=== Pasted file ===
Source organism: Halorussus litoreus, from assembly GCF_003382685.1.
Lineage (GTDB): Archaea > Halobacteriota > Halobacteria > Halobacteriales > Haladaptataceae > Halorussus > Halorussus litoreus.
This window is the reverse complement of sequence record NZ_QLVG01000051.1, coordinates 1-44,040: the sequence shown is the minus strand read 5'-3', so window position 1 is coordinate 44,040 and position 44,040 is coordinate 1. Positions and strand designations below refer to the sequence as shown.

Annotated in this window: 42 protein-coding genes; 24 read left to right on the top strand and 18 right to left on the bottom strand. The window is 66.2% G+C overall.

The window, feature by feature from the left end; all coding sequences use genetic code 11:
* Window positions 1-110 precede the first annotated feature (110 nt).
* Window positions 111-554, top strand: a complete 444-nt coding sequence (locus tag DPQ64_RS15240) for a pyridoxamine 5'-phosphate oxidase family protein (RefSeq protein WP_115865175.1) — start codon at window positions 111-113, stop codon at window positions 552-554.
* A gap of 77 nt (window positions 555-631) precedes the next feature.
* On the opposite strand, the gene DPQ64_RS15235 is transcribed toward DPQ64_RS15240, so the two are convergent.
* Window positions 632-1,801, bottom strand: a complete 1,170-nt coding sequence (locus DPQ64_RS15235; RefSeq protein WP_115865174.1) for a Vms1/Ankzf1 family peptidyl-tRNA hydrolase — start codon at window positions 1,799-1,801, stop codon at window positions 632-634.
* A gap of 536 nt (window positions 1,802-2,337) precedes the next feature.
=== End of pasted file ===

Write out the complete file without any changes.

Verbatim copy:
Source organism: Halorussus litoreus, from assembly GCF_003382685.1.
Lineage (GTDB): Archaea > Halobacteriota > Halobacteria > Halobacteriales > Haladaptataceae > Halorussus > Halorussus litoreus.
This window is the reverse complement of sequence record NZ_QLVG01000051.1, coordinates 1-44,040: the sequence shown is the minus strand read 5'-3', so window position 1 is coordinate 44,040 and position 44,040 is coordinate 1. Positions and strand designations below refer to the sequence as shown.

Annotated in this window: 42 protein-coding genes; 24 read left to right on the top strand and 18 right to left on the bottom strand. The window is 66.2% G+C overall.

The window, feature by feature from the left end; all coding sequences use genetic code 11:
* Window positions 1-110 precede the first annotated feature (110 nt).
* Window positions 111-554, top strand: a complete 444-nt coding sequence (locus tag DPQ64_RS15240) for a pyridoxamine 5'-phosphate oxidase family protein (RefSeq protein WP_115865175.1) — start codon at window positions 111-113, stop codon at window positions 552-554.
* A gap of 77 nt (window positions 555-631) precedes the next feature.
* On the opposite strand, the gene DPQ64_RS15235 is transcribed toward DPQ64_RS15240, so the two are convergent.
* Window positions 632-1,801, bottom strand: a complete 1,170-nt coding sequence (locus DPQ64_RS15235; RefSeq protein WP_115865174.1) for a Vms1/Ankzf1 family peptidyl-tRNA hydrolase — start codon at window positions 1,799-1,801, stop codon at window positions 632-634.
* A gap of 536 nt (window positions 1,802-2,337) precedes the next feature.